The Edwardian period brought a greater extravagance to bridal fashion. Wedding gowns were further embellished with lace and pearls. This practice continued until the outbreak of WWI, when styles became simpler and reflected the changing role of women in society. Hemlines rose and tightly laced corsets disappeared. Wedding gown styles continued to follow the fashion trends of the day, including the short flapper dress popular in the 1920's. Hemlines rose from the shoe to above the knee. Also during this decade came the arrival of the dropped waist and shapeless bodice dresses reached the height of popularity. Later in the decade, many brides considered the short length of the bridal dress inappropriate for church services, and a re-emergence of full-length gowns took place.

The depression in thirties followed the roaring of the twenties. Women changed from the boyish look to a more profound expression of a woman’s body. The bridal dresses of this decade hugged the body of the bride and bridal dresses were given boat-shaped collars. The influence of the movies with glamorous evening gowns also influenced wedding dress design. When the depression hit, many brides made do with their 'best' dress for the wedding. Those brides who could afford a white dress dyed their dresses after the wedding, keeping only the collar and cuffs white.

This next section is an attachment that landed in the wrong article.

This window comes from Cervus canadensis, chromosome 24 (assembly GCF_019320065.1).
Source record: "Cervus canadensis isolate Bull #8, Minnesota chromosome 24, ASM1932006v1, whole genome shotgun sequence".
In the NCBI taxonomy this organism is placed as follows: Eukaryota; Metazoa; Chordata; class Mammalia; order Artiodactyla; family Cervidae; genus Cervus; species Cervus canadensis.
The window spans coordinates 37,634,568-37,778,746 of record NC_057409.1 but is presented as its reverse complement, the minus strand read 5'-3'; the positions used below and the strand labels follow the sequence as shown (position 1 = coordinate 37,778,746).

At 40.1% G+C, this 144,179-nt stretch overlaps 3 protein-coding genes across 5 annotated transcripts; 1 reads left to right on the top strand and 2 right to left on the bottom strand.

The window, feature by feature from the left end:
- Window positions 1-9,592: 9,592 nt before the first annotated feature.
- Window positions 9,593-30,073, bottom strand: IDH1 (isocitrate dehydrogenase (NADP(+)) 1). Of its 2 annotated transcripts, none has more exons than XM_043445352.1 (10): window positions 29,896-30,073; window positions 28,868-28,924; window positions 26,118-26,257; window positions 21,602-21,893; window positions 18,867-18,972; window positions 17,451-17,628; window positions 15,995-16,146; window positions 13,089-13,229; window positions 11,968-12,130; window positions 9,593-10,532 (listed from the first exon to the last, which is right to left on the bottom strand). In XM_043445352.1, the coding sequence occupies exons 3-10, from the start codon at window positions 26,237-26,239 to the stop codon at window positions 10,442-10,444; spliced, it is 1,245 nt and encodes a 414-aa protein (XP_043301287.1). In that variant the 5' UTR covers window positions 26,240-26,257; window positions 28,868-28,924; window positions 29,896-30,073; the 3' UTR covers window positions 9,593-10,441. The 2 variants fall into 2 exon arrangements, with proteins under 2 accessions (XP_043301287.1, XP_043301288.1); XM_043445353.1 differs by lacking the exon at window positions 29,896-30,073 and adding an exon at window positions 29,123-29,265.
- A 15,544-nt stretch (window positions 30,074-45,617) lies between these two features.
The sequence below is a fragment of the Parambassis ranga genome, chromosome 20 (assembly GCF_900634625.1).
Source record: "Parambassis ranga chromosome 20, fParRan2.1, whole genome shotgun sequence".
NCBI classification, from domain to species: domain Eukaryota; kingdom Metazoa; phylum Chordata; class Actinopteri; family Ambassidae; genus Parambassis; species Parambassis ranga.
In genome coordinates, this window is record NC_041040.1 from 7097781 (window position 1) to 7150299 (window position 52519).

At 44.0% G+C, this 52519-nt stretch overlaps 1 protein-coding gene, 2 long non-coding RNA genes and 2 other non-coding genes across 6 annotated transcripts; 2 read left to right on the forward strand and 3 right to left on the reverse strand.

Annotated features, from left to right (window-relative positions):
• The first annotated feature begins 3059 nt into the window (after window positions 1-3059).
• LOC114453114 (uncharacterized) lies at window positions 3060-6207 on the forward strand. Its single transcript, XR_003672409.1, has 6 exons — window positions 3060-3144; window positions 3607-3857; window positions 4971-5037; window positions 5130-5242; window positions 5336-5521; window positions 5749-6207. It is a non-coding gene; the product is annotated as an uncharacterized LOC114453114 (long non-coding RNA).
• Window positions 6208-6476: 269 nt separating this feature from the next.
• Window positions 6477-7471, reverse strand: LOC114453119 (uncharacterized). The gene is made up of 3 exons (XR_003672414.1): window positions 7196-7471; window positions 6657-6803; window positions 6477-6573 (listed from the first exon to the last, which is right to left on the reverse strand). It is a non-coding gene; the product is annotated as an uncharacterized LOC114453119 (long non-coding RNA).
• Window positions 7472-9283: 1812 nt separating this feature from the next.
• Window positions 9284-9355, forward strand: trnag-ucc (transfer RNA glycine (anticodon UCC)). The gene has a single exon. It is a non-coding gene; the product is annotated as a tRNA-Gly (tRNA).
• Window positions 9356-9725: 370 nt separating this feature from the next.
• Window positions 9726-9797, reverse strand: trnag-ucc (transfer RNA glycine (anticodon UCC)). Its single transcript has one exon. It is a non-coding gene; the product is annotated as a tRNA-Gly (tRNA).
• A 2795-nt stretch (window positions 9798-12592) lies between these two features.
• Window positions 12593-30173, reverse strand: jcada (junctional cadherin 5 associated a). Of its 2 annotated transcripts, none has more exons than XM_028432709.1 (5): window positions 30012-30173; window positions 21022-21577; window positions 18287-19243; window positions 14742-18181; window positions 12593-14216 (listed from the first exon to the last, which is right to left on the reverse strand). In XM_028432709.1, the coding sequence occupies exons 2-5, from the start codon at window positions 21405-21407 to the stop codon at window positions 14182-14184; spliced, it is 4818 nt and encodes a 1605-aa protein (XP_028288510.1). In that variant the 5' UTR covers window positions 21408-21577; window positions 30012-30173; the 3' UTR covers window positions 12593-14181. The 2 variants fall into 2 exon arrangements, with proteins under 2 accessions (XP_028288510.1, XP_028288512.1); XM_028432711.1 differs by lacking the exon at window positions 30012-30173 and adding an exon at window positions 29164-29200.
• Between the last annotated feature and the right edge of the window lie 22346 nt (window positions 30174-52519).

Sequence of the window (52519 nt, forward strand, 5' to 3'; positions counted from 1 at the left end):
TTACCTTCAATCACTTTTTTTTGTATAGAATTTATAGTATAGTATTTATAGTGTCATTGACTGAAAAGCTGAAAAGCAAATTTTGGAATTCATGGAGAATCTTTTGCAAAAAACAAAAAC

With the arrival of World War II fashions in the 1940s died down because of rationing and women’s clothes became more of a uniform. The same was true for the white bridal dress. A number of brides struggled for silk dresses but most suited themselves for the uniform. Those who were not commissioned in the army wore the same costumes.



The padded shoulders of the last decade were superseded by narrow shoulders in the 1950s. Bridal trains were fashioned after the trains of the Elizabethan era. But with the arrival of The New Look, bridal dresses became tailored after the ballerina dresses in terms of length. The dress typically has a jacket bodice with tight sleeves.